“There are 10 kinds of people in the world; those who know binary and those who don't.” – Seen on the net.
“There are 01 kinds of people who know binary; little-endians and everyone else.” – zcat(1)

The order of bytes in a word. The names “big-endian” and “little-endian” originate from the book “Gulliver’s Travels”, where a tribe of tiny people divide themselves into two factions in a ReligiousWar over which end they should cut their eggs open at – the big end, or the little end. In computer terms, big-endian CPUs store the most significant byte at the lowest byte address of a word and progress to less significant bytes at higher addresses, while little-endian machines start with the least significant byte and store progressively more significant ones. A C program demonstrates this:

#include <stdio.h>
int main( void ) {
   int x = 0xaabbccdd;
   int i;

      i = 0 ;
      i < sizeof( int ) ;
      printf( i ? "%x " : "%x", ( (unsigned char*) &x )[ i++ ] )

   printf( "\n" );

   return 0;

On an x86 system, which is a little-endian architecture, this will print dd cc bb aa, showing that the bytes aa bb cc dd were stored in “reverse” order. On a SPARC it prints the more intuitive aa bb cc dd.

Little-endian was often used in 8-bit machines, since it makes in-memory addition easy for them: load the first byte, increment it, and if it overflows fetch the next byte and increment it. Larger architectures that had no 8-bit roots to begin with didn’t care and were usually big-endian. This explains why nowdays, almost everyone except x86 uses big-endian order: SGI’s MIPS systems, IBM’s RS6000, POWER and PowerPC architectures, SunMicrosystems’ SPARC, and others are all big-endian systems. The DEC Alpha was a notable exception, it used little-endian order.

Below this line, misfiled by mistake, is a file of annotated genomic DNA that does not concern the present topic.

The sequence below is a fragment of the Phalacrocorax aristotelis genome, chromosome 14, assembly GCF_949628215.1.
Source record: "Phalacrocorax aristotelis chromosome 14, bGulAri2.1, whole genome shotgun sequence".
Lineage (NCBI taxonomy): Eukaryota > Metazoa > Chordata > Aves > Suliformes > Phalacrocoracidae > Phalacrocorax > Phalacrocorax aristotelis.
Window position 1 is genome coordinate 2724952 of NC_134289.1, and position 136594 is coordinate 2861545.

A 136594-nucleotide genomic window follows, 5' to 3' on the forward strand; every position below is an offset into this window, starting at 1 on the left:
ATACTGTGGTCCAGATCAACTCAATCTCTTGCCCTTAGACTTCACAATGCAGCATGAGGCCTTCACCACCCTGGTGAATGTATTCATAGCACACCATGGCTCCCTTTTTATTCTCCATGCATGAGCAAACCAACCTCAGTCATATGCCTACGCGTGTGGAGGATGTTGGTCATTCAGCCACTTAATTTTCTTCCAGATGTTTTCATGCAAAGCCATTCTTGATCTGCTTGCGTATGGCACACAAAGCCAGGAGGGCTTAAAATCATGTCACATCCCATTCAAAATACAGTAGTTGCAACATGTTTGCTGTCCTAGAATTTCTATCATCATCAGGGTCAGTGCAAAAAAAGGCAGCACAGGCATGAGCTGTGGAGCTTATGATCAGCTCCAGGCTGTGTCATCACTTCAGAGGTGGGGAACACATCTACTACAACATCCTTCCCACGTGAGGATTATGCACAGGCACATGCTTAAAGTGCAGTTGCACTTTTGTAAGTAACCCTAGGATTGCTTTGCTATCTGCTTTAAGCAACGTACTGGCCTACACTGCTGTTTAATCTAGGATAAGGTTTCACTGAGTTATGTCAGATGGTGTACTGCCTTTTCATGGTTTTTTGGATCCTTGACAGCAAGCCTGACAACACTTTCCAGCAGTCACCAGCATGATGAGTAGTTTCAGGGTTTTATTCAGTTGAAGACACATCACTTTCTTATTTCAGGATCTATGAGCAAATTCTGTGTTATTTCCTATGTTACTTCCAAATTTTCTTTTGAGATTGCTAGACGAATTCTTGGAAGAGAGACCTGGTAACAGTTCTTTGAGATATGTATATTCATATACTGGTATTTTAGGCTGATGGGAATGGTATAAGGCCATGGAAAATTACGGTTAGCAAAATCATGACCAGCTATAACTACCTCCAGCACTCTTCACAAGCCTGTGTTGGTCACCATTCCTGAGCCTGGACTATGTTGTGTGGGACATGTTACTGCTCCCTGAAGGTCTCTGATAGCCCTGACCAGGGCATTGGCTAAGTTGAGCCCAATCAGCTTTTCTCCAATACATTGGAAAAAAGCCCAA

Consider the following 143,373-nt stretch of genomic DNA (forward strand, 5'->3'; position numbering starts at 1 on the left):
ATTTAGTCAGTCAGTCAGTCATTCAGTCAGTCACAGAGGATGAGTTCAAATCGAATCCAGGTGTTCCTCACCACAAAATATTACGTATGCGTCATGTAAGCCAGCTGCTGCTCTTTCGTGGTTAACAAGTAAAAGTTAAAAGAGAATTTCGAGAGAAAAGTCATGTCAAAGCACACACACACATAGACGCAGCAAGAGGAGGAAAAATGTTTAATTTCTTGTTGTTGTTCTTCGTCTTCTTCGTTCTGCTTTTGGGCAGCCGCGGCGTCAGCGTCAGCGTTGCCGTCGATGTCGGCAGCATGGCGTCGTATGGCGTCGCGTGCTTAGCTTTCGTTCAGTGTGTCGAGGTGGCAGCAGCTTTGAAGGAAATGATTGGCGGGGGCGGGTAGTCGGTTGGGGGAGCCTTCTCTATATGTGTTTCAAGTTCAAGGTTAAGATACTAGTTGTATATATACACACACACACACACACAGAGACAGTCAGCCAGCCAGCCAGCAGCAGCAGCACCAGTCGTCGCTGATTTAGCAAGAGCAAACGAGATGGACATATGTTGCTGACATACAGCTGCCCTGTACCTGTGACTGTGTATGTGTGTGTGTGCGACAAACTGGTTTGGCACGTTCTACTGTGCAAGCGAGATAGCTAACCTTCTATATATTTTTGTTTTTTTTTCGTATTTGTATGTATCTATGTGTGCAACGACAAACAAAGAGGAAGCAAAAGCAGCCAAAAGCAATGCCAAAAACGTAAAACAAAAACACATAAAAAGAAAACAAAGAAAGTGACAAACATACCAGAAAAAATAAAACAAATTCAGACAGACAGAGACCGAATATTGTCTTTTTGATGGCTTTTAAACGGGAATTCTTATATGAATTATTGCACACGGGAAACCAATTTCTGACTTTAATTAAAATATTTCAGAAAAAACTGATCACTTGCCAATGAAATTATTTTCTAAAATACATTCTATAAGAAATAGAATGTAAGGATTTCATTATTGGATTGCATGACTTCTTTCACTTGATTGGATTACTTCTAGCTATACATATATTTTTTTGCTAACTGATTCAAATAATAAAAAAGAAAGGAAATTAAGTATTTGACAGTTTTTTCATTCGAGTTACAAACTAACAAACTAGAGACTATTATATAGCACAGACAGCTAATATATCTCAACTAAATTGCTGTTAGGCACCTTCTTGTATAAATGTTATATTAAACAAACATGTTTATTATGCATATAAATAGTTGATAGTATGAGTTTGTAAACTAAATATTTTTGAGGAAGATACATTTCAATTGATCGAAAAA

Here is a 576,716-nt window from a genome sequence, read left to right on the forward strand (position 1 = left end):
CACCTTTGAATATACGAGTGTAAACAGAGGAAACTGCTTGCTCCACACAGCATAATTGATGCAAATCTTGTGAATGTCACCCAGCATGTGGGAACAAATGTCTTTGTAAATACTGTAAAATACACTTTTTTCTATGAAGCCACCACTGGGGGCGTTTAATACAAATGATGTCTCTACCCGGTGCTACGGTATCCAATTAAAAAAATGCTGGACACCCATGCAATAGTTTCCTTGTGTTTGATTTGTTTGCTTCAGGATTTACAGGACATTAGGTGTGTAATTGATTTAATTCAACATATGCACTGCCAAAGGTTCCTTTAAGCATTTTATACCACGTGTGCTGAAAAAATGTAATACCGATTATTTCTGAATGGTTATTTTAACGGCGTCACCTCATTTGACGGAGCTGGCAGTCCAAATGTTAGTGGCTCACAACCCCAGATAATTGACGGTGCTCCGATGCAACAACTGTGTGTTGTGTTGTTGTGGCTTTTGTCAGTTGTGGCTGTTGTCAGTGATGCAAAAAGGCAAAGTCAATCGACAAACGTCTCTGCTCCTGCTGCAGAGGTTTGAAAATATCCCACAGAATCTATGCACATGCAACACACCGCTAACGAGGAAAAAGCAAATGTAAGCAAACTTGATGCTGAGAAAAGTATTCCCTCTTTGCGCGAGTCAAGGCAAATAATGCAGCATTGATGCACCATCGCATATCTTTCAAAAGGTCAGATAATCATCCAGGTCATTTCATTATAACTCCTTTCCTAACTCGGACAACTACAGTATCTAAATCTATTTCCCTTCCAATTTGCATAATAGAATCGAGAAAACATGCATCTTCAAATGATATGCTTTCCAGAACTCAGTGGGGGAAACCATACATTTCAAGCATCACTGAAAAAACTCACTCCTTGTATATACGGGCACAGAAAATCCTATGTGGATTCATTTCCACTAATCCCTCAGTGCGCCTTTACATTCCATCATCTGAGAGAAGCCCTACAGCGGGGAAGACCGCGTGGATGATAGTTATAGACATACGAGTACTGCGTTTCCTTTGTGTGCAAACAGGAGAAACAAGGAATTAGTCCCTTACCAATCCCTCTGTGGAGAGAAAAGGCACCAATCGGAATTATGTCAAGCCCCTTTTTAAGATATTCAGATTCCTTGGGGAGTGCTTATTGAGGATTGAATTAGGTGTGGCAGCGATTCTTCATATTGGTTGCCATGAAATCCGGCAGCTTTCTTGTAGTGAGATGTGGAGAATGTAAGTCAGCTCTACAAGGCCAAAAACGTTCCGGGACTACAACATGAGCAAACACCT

Besides the two obvious and common orders, there are also bizzare ones like the PDP’s 02 01 04 03, and various others, sometimes dubbed “middle endian.” A possible explanation is that there was an attempt at backwards compatibility in the transition from 1-byte to 2-byte words, but not in that from 2-byte to 4-byte words.

Humans using a left-to-right writing system with arabic numbers are big-endian: when we write “1234,” the 1 means one thousand, the 4 means 4, so we write digits in order from the most to the least significant. Humans using right-to-left writing systems with arabic numbers, such as Arabic and Hebrew, are little-endian, because they approach a number such as 1234 from the right, ie from the least significant digit first. Funnily enough, this means that even though the digits have the same geometrical sequence on paper, they are little-endian in one writing system and big-endian in the other.

Another peculiarity is found in spoken German (or written German with spelled-out numbers): tens and ones are arranged in little-endian order, f.ex. “einundzwanzig” means “one-and-twenty.” However, the more significant digits are arranged in big-endian order: “dreihunderteinundzwanzig” means “three-hundred-and-one-and-twenty”. This is also sometimes seen in older English usage, e.g. “four-and-twenty blackbirds baked in a pie”.

Ultimately, it comes down to reading order versus logical consistency. Big-endian matches the order in which most of us read things from left-to-right, while little-endian simplifies the relationship between three different numberings:

  • that of the binary digits of an integer—call this i
  • that of bits within a byte—call this b
  • that of bytes within a word—call this B

For instance, the bits in a byte are numbered 0-7. A byte can hold an unsigned integer in the range 0 .. 255. Does the bit numbered 0 represent the 2**0 digit, bit 1 represent 2**1, etc? It might or might not—this is a convention defined by the CPU architecture. And what happens with, say, a two-byte integer? Does byte 0 hold bits 0-7 and byte 1 hold bits 8-15, or vice versa? This is where the endianness of the CPU architecture comes in.

Suppose the numbering of a bit in an N-byte integer is j. In little-endian architectures, the following are always true:

  • b = j mod 8
  • B = j div 8
  • i = j

In big-endian architectures, the situation is more complicated. For example, in the Motorola 680x0 architecture, the first and third of the above equations still hold, while the second one becomes

  • B = (8 * N - 1 - j) div 8

while with the IBM PowerPC, all three equations are different:

  • b = 7 - j mod 8
  • B = (8 * N - 1 - j) div 8
  • i = 8 * N - 1 - j

As you can see, the simplest form of relationships is in the little-endian case.

See also:

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